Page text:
CuriosityStream, now a public company via a SPAC (special-purpose acquisition company), seems to be an example.
For 2020, it showed some nice revenue growth at $39.6 million, more than double its $18 million take in 2019. It ended the 2020 year growing to 15 million subscribers -- up from 10 million in the fourth quarter of 2019. Not bad, especially considering all the bigger competition out there.
Now the not-so-good news.
Net loss hit a hefty $38.6 million, a bit better than the $42.5 million loss in 2019. There was also continued negative cash flow (earnings before interest, taxes, depreciation and amortization) -- a key indicator that analysts and investors consider -- at $38.6 million versus $44.1 million negative EBITDA in 2019.
Mind you, for a young company, this is par for the course -- showing top-line growth and rising subscriber numbers, as well as those ongoing losses. (Under its SPAC structure, this is even more expected, according to some.) Next year, it expects revenues to double again to $71 million.
CuriosityStream is a similar streaming platform to discovery+ -- it focuses on non-scripted TV content. There is another strong comparison: John Hendricks, who started CuriosityStream, founded Discovery Channel way back when.
Streaming comparisons may be misleading -- discovery+ is at 11 million subscribers right now, a bit behind CuriosityStream’s 15 million. That said, the former is only three months old; Curiosity Stream has been in the market since 2015.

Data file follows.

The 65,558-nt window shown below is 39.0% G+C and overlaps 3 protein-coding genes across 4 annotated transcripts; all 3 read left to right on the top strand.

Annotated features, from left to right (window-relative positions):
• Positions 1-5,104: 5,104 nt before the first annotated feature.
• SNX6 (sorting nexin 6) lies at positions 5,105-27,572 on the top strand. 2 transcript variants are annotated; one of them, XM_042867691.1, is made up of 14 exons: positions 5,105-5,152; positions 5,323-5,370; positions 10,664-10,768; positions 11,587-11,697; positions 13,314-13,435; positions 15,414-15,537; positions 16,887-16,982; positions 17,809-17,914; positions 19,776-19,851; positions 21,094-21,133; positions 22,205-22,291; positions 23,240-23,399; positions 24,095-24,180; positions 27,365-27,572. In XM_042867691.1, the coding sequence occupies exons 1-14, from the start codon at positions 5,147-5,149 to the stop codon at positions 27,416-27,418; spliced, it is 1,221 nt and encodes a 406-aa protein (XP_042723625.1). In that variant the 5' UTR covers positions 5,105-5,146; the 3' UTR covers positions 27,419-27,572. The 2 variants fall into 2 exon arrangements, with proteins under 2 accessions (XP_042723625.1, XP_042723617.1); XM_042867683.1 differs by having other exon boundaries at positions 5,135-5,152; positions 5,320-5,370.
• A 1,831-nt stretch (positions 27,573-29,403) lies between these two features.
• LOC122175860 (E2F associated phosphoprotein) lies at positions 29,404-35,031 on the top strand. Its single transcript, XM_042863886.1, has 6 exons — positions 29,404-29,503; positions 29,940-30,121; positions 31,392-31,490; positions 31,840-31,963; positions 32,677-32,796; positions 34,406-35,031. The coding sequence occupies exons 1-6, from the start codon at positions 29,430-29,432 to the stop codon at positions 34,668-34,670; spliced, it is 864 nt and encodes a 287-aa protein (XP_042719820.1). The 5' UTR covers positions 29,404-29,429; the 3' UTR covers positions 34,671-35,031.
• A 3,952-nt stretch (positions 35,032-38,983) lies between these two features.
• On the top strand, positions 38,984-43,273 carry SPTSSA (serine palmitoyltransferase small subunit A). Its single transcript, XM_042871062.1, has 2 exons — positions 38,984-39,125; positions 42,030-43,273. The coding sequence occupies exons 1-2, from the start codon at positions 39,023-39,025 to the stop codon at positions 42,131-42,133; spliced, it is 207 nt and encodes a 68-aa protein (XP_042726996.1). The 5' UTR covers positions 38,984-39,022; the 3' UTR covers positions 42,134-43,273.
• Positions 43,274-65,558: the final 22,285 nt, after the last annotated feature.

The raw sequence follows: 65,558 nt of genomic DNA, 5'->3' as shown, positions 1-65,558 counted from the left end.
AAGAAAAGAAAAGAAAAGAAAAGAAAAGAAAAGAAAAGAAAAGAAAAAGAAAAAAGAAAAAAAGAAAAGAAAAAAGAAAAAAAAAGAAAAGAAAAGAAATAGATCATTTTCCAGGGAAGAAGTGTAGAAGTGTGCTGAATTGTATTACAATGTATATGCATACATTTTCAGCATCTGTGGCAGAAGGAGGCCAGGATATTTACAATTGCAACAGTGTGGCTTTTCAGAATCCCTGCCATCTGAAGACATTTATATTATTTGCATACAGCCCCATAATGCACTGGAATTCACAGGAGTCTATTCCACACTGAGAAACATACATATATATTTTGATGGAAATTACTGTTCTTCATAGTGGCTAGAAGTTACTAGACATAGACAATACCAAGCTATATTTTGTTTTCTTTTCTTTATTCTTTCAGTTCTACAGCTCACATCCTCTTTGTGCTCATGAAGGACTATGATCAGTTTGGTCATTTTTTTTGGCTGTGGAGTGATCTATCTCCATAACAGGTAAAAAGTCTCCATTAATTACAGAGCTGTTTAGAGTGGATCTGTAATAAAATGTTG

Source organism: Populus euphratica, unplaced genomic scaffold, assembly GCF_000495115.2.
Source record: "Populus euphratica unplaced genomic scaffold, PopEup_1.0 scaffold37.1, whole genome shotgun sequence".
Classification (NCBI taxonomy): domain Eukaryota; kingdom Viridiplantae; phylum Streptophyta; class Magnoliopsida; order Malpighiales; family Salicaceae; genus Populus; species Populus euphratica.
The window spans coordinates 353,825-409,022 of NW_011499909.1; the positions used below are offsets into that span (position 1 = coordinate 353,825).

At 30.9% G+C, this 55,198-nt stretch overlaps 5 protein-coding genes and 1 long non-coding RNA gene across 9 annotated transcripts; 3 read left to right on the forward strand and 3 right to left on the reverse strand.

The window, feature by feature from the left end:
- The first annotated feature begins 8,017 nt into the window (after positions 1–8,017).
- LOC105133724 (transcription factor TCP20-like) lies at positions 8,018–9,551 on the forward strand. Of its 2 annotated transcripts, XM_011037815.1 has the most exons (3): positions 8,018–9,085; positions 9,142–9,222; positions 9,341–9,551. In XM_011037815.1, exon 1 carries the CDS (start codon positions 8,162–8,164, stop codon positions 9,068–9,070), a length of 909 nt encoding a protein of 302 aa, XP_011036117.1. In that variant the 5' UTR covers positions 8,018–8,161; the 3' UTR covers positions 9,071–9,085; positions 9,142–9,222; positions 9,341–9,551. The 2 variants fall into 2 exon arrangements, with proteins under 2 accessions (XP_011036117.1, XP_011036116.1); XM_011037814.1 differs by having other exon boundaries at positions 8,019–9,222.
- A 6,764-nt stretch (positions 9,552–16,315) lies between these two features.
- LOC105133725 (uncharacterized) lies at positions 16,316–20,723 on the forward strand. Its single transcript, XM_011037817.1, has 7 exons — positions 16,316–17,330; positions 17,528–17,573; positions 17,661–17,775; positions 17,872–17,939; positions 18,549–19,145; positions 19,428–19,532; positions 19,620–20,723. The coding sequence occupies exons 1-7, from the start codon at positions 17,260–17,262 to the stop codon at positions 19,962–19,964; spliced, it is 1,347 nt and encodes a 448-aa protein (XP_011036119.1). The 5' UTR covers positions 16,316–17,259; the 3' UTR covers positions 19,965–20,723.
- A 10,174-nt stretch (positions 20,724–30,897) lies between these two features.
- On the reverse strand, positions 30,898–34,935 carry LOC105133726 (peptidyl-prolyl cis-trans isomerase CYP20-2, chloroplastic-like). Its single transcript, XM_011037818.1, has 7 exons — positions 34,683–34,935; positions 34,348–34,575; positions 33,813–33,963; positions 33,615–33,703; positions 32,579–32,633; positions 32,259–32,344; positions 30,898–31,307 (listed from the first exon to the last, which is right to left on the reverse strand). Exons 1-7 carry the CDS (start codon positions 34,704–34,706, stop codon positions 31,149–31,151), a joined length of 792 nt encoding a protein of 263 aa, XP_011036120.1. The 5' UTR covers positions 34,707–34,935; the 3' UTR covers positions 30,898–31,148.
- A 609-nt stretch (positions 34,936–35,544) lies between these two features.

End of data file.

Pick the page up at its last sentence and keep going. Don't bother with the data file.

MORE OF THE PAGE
Another modest-size TV network streamer, AMC+ -- from AMC Networks -- has 6 million subscribers. It projects 20 million to 25 million by 2025. Josh Sapan, AMC Networks CEO, believes by that time, streaming will be the biggest revenue contributor to the company.
Digging deeper, MoffettNathanson Research believes AMC+ and discovery+ -- two cable-TV network-centric streamers -- have big upsides. This means evaluating a tradeoff in the future: Can these companies make more money per user with streaming than linear, live pay TV?
Looking at current affiliate revenue coming to each of these companies, MoffettNathanson says Discovery Inc and AMC Networks underperform. Each pulls in a lower share of affiliate revenue than share from time spent on linear TV channels.
That means there is more potential to gain from distribution, subscription and ad revenues in streaming.
Securing higher overall ARPU (average revenue per user) than with linear TV? That’s the plan. The question is whether there is any room in this dynamic for somewhat lower brand profile streamers -- like CuriosityStream -- to prosper.